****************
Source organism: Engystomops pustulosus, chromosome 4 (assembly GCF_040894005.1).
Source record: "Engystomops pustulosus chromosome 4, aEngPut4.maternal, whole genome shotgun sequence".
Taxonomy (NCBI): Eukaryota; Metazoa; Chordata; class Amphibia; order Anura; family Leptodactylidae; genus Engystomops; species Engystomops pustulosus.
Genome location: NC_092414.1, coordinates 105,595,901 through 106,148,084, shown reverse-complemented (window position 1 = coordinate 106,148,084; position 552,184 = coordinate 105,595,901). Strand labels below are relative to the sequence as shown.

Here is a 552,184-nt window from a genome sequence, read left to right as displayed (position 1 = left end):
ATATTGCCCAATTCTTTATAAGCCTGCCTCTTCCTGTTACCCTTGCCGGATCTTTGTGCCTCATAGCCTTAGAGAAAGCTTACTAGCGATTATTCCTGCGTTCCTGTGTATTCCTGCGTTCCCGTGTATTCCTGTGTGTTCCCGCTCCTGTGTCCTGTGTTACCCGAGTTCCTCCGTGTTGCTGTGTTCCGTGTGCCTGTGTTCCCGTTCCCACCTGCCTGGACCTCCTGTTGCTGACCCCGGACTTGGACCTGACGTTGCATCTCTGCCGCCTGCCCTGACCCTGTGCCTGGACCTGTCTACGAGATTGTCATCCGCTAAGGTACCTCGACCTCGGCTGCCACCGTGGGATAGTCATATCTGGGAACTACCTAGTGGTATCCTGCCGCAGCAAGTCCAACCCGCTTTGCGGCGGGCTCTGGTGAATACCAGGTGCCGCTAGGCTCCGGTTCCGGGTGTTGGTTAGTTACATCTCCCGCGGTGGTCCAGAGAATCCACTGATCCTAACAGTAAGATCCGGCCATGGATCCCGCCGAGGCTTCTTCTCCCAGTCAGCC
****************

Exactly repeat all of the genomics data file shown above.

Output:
Source organism: Engystomops pustulosus, chromosome 4 (assembly GCF_040894005.1).
Source record: "Engystomops pustulosus chromosome 4, aEngPut4.maternal, whole genome shotgun sequence".
Taxonomy (NCBI): Eukaryota; Metazoa; Chordata; class Amphibia; order Anura; family Leptodactylidae; genus Engystomops; species Engystomops pustulosus.
Genome location: NC_092414.1, coordinates 105,595,901 through 106,148,084, shown reverse-complemented (window position 1 = coordinate 106,148,084; position 552,184 = coordinate 105,595,901). Strand labels below are relative to the sequence as shown.

Here is a 552,184-nt window from a genome sequence, read left to right as displayed (position 1 = left end):
ATATTGCCCAATTCTTTATAAGCCTGCCTCTTCCTGTTACCCTTGCCGGATCTTTGTGCCTCATAGCCTTAGAGAAAGCTTACTAGCGATTATTCCTGCGTTCCTGTGTATTCCTGCGTTCCCGTGTATTCCTGTGTGTTCCCGCTCCTGTGTCCTGTGTTACCCGAGTTCCTCCGTGTTGCTGTGTTCCGTGTGCCTGTGTTCCCGTTCCCACCTGCCTGGACCTCCTGTTGCTGACCCCGGACTTGGACCTGACGTTGCATCTCTGCCGCCTGCCCTGACCCTGTGCCTGGACCTGTCTACGAGATTGTCATCCGCTAAGGTACCTCGACCTCGGCTGCCACCGTGGGATAGTCATATCTGGGAACTACCTAGTGGTATCCTGCCGCAGCAAGTCCAACCCGCTTTGCGGCGGGCTCTGGTGAATACCAGGTGCCGCTAGGCTCCGGTTCCGGGTGTTGGTTAGTTACATCTCCCGCGGTGGTCCAGAGAATCCACTGATCCTAACAGTAAGATCCGGCCATGGATCCCGCCGAGGCTTCTTCTCCCAGTCAGCC